Working in Marketing – is it for you?

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It has been one year since I started working in digital marketing full time and since then I have been getting a lot of questions from people how I managed to transition, how different marketing is from sales, if it is worth it.

Now after passing one year in this profession I learned a lot of things and I believe it is time to share.

  1. Focus on learning. It does not matter what your current role is. If you are a marketer, focus on learning, if you are not, but you want to transition – you really must focus on learning.

Before getting the job, I committed financially and mentally to investing in my education. I started a course to prepare myself for a marketing role, even though I did not see any opportunities open. The fact that I was taking extra time after work to study made very strong impression in everyone and helped me transition in a marketing role in the same company. Once I got the role, I realised the learning has just started.  I immersed myself completely in new information to catch up with my new responsibilities. The good news is that information is all around – there are platforms like udemy.com, Coursera, Lynda, Udacity which offer fantastic courses at very affordable prices and self-paced study mode. Then there is YouTube, where you can find thousands of free tutorials. I am also subscribed to Google partners, Think with Google, Facebook IQ, LinkedIn’s newsletters and YouTube channels, so I get notified when new information is available.

 

  1. Don’t shy away from numbers. You must get extremely comfortable with numbers. There is nothing scary and any engineer would laugh at the level of math required for a marketer’s job. Excel will gradually become your best friend and you would feel the urge create a pivot table for everything. Reporting with Tableau, Google Analytics or CRM systems like Salesforce become part of your daily routine. My background in sales helped me a lot to understand the story behind the numbers, as for every figure I could see a person.social-media-research3. Become analytical. If you think you have no analytical skills, this is not true. Everyone can develop such skills with practice. With the time, you get to see how seemingly unrelated events influence each other. You get to develop analytical instinct as you see more and more data. Marketing like everything else is very dependent on people and very dynamic. Understanding the influences by other channels like email, broadcasting, social media is crucial. Technology changes, big events influence people to behave in a certain way – this all will reflect on your results and you must be able to see these fluctuations before everyone else.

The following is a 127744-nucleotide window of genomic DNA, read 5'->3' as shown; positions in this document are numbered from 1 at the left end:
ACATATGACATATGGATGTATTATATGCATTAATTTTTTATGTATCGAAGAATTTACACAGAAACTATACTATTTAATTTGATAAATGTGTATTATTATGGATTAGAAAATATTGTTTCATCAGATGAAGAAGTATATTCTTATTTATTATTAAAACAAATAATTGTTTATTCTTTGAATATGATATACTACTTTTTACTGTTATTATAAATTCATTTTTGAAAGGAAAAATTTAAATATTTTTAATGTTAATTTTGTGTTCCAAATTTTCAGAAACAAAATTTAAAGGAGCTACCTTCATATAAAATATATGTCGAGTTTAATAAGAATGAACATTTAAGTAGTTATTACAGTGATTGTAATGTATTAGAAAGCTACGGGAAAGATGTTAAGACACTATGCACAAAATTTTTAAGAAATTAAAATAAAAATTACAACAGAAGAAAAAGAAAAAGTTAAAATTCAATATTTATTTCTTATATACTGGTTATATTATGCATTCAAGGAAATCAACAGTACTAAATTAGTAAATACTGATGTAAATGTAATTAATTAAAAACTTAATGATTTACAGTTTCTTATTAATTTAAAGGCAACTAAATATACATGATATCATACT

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4. Give back. Since the beginning of my full-time role in marketing I committed myself to giving back my knowledge to everyone who is willing to learn. I started blogging, writing on LinkedIn, Medium. I created a course on Udemy.com which has more than 1588 students from 100 countries. There I share information I have learned on topics like capturing leads, generating online traffic and email strategy. Teaching has helped me solidify my knowledge and help others, which has brought me a lot of satisfaction.

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So the next time someone asks me whether marketing is a good career, I would say it is a challenging and you have to work hard, but also it can bring a lot of great  energy in your life.

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